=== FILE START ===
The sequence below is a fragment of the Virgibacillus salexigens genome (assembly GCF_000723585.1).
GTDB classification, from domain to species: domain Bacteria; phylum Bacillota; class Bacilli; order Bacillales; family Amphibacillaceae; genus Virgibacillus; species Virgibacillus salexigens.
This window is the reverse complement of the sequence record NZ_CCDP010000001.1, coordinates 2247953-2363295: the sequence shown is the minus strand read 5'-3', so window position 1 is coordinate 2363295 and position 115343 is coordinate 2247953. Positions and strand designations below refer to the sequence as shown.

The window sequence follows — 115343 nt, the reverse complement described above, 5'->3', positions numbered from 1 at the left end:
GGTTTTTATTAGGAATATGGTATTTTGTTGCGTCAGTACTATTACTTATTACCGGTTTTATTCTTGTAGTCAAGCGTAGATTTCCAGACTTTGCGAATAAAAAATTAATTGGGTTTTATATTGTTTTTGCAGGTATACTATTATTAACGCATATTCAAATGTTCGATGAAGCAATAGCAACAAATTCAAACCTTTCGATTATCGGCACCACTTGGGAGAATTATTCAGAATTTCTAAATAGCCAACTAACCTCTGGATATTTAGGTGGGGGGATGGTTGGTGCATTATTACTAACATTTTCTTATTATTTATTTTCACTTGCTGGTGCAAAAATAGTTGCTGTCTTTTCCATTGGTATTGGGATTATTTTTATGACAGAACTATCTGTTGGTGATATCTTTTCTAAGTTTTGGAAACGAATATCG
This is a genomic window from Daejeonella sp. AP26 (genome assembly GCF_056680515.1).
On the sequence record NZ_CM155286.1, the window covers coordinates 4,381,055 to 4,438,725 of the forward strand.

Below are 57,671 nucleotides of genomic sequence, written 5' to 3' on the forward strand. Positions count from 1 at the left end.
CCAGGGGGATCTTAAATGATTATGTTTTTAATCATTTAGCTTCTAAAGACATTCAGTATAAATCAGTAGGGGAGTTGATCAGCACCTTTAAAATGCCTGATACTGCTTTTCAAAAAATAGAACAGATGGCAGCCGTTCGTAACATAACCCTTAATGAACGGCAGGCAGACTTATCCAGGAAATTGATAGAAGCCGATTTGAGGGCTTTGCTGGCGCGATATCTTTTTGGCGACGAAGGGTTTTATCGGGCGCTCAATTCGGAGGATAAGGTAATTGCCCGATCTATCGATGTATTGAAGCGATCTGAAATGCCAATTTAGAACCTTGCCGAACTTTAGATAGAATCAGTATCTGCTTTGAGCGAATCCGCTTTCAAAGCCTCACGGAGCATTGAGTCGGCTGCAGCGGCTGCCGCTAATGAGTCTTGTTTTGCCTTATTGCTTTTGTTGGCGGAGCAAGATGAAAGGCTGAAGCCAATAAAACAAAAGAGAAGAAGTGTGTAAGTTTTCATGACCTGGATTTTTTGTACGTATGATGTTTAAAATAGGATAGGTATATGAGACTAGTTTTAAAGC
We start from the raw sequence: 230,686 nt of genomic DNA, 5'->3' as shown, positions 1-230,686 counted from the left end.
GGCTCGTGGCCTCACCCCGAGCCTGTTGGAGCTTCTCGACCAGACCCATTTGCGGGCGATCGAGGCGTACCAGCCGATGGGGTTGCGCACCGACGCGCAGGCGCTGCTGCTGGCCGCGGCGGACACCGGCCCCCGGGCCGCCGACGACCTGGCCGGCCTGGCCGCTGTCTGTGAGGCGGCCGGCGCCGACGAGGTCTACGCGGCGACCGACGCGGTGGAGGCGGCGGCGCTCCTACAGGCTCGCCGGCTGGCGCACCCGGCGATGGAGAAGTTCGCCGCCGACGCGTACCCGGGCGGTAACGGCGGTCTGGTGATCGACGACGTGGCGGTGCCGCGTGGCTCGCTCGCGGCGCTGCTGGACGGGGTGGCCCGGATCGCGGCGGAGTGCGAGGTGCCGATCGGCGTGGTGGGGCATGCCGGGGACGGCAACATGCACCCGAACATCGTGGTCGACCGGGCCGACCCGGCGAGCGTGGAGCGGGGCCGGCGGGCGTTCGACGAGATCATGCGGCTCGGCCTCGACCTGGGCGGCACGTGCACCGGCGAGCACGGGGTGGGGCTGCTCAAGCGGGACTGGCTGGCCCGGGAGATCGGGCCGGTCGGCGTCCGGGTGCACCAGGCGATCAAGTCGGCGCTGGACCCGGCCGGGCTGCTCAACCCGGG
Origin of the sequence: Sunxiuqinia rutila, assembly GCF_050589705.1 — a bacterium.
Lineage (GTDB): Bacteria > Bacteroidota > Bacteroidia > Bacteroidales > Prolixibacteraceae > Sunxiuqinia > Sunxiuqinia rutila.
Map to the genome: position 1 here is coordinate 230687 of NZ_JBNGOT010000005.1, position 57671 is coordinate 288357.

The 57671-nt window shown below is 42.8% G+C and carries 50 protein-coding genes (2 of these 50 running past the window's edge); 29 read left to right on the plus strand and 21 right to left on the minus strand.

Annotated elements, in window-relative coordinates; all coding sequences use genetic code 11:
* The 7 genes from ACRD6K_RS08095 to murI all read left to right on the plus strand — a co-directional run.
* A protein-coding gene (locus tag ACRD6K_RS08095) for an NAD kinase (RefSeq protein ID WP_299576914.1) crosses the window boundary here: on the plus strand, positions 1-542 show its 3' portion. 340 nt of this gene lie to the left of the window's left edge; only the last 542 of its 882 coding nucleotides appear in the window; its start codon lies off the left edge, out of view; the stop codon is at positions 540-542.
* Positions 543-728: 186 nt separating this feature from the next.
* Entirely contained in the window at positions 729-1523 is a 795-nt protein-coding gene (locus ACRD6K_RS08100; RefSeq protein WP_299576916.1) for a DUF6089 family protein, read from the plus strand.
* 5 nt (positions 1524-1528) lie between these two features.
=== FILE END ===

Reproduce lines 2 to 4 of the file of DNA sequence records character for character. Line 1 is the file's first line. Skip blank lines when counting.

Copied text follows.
GTDB classification, from domain to species: domain Bacteria; phylum Bacillota; class Bacilli; order Bacillales; family Amphibacillaceae; genus Virgibacillus; species Virgibacillus salexigens.
This window is the reverse complement of the sequence record NZ_CCDP010000001.1, coordinates 2247953-2363295: the sequence shown is the minus strand read 5'-3', so window position 1 is coordinate 2363295 and position 115343 is coordinate 2247953. Positions and strand designations below refer to the sequence as shown.

The window sequence follows — 115343 nt, the reverse complement described above, 5'->3', positions numbered from 1 at the left end: